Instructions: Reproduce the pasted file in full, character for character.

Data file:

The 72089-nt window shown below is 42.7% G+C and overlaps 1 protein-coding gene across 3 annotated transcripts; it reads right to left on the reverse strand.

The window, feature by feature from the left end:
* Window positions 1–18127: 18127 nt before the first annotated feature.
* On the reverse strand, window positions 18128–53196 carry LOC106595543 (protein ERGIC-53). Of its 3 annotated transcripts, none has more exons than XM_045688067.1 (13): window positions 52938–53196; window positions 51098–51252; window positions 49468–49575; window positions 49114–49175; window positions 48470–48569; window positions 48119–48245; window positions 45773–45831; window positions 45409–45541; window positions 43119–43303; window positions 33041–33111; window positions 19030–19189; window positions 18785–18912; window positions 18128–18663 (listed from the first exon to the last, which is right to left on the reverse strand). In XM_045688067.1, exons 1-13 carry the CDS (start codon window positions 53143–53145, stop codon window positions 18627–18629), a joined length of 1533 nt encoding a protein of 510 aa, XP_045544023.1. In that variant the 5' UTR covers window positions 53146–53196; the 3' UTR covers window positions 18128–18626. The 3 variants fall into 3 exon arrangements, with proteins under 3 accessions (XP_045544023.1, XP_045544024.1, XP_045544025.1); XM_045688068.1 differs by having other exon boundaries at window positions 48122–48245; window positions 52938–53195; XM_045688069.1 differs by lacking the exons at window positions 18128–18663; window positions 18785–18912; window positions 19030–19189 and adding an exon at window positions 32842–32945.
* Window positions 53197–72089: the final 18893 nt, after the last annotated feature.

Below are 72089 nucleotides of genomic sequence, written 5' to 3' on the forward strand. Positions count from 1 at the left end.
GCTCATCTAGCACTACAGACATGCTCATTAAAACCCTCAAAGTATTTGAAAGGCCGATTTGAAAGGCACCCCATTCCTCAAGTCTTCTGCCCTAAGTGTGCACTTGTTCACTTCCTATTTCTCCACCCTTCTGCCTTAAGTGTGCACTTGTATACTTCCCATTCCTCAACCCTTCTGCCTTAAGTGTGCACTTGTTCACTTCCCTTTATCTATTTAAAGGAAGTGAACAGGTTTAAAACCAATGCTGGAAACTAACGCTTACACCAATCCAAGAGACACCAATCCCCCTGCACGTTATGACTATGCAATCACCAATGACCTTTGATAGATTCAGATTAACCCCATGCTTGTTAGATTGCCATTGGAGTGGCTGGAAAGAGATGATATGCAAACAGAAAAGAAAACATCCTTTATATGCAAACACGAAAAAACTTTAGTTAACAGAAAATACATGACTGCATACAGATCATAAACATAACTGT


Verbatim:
The 72089-nt window shown below is 42.7% G+C and overlaps 1 protein-coding gene across 3 annotated transcripts; it reads right to left on the reverse strand.

The window, feature by feature from the left end:
* Window positions 1–18127: 18127 nt before the first annotated feature.
* On the reverse strand, window positions 18128–53196 carry LOC106595543 (protein ERGIC-53). Of its 3 annotated transcripts, none has more exons than XM_045688067.1 (13): window positions 52938–53196; window positions 51098–51252; window positions 49468–49575; window positions 49114–49175; window positions 48470–48569; window positions 48119–48245; window positions 45773–45831; window positions 45409–45541; window positions 43119–43303; window positions 33041–33111; window positions 19030–19189; window positions 18785–18912; window positions 18128–18663 (listed from the first exon to the last, which is right to left on the reverse strand). In XM_045688067.1, exons 1-13 carry the CDS (start codon window positions 53143–53145, stop codon window positions 18627–18629), a joined length of 1533 nt encoding a protein of 510 aa, XP_045544023.1. In that variant the 5' UTR covers window positions 53146–53196; the 3' UTR covers window positions 18128–18626. The 3 variants fall into 3 exon arrangements, with proteins under 3 accessions (XP_045544023.1, XP_045544024.1, XP_045544025.1); XM_045688068.1 differs by having other exon boundaries at window positions 48122–48245; window positions 52938–53195; XM_045688069.1 differs by lacking the exons at window positions 18128–18663; window positions 18785–18912; window positions 19030–19189 and adding an exon at window positions 32842–32945.
* Window positions 53197–72089: the final 18893 nt, after the last annotated feature.

Below are 72089 nucleotides of genomic sequence, written 5' to 3' on the forward strand. Positions count from 1 at the left end.
GCTCATCTAGCACTACAGACATGCTCATTAAAACCCTCAAAGTATTTGAAAGGCCGATTTGAAAGGCACCCCATTCCTCAAGTCTTCTGCCCTAAGTGTGCACTTGTTCACTTCCTATTTCTCCACCCTTCTGCCTTAAGTGTGCACTTGTATACTTCCCATTCCTCAACCCTTCTGCCTTAAGTGTGCACTTGTTCACTTCCCTTTATCTATTTAAAGGAAGTGAACAGGTTTAAAACCAATGCTGGAAACTAACGCTTACACCAATCCAAGAGACACCAATCCCCCTGCACGTTATGACTATGCAATCACCAATGACCTTTGATAGATTCAGATTAACCCCATGCTTGTTAGATTGCCATTGGAGTGGCTGGAAAGAGATGATATGCAAACAGAAAAGAAAACATCCTTTATATGCAAACACGAAAAAACTTTAGTTAACAGAAAATACATGACTGCATACAGATCATAAACATAACTGT